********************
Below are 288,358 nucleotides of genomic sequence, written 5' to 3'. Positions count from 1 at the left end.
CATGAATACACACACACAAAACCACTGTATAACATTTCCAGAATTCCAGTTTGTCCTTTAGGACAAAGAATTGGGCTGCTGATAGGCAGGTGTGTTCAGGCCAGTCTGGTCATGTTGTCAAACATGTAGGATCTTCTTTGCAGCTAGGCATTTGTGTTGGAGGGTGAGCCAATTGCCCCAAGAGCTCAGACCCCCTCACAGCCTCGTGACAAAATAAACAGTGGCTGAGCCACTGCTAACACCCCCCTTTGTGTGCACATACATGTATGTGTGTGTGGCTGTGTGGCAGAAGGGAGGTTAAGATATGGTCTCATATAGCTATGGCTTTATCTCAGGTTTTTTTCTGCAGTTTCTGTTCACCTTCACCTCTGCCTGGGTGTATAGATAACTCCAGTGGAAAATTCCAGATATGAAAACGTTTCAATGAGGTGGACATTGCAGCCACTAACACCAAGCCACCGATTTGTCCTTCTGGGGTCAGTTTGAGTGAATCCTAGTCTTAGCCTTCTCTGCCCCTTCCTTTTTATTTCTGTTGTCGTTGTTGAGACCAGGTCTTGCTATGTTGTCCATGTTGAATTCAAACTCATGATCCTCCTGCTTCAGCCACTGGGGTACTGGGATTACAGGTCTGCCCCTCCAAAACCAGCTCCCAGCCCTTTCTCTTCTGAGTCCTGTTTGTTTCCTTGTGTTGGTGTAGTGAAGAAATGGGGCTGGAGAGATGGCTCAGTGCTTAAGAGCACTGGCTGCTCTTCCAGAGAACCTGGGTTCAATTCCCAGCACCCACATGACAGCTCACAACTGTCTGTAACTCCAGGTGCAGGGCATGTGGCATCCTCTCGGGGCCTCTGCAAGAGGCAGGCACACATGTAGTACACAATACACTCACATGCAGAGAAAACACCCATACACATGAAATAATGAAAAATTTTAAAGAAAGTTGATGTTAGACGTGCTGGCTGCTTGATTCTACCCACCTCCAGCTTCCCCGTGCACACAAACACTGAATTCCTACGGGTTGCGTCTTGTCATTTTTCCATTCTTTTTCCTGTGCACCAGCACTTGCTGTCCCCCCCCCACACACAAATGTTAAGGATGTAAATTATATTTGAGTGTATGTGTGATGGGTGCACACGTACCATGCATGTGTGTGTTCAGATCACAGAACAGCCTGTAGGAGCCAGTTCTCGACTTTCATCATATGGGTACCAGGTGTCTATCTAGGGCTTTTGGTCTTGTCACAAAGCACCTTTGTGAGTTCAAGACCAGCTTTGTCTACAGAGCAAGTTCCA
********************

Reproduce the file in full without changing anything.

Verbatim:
Below are 288,358 nucleotides of genomic sequence, written 5' to 3'. Positions count from 1 at the left end.
CATGAATACACACACACAAAACCACTGTATAACATTTCCAGAATTCCAGTTTGTCCTTTAGGACAAAGAATTGGGCTGCTGATAGGCAGGTGTGTTCAGGCCAGTCTGGTCATGTTGTCAAACATGTAGGATCTTCTTTGCAGCTAGGCATTTGTGTTGGAGGGTGAGCCAATTGCCCCAAGAGCTCAGACCCCCTCACAGCCTCGTGACAAAATAAACAGTGGCTGAGCCACTGCTAACACCCCCCTTTGTGTGCACATACATGTATGTGTGTGTGGCTGTGTGGCAGAAGGGAGGTTAAGATATGGTCTCATATAGCTATGGCTTTATCTCAGGTTTTTTTCTGCAGTTTCTGTTCACCTTCACCTCTGCCTGGGTGTATAGATAACTCCAGTGGAAAATTCCAGATATGAAAACGTTTCAATGAGGTGGACATTGCAGCCACTAACACCAAGCCACCGATTTGTCCTTCTGGGGTCAGTTTGAGTGAATCCTAGTCTTAGCCTTCTCTGCCCCTTCCTTTTTATTTCTGTTGTCGTTGTTGAGACCAGGTCTTGCTATGTTGTCCATGTTGAATTCAAACTCATGATCCTCCTGCTTCAGCCACTGGGGTACTGGGATTACAGGTCTGCCCCTCCAAAACCAGCTCCCAGCCCTTTCTCTTCTGAGTCCTGTTTGTTTCCTTGTGTTGGTGTAGTGAAGAAATGGGGCTGGAGAGATGGCTCAGTGCTTAAGAGCACTGGCTGCTCTTCCAGAGAACCTGGGTTCAATTCCCAGCACCCACATGACAGCTCACAACTGTCTGTAACTCCAGGTGCAGGGCATGTGGCATCCTCTCGGGGCCTCTGCAAGAGGCAGGCACACATGTAGTACACAATACACTCACATGCAGAGAAAACACCCATACACATGAAATAATGAAAAATTTTAAAGAAAGTTGATGTTAGACGTGCTGGCTGCTTGATTCTACCCACCTCCAGCTTCCCCGTGCACACAAACACTGAATTCCTACGGGTTGCGTCTTGTCATTTTTCCATTCTTTTTCCTGTGCACCAGCACTTGCTGTCCCCCCCCCACACACAAATGTTAAGGATGTAAATTATATTTGAGTGTATGTGTGATGGGTGCACACGTACCATGCATGTGTGTGTTCAGATCACAGAACAGCCTGTAGGAGCCAGTTCTCGACTTTCATCATATGGGTACCAGGTGTCTATCTAGGGCTTTTGGTCTTGTCACAAAGCACCTTTGTGAGTTCAAGACCAGCTTTGTCTACAGAGCAAGTTCCA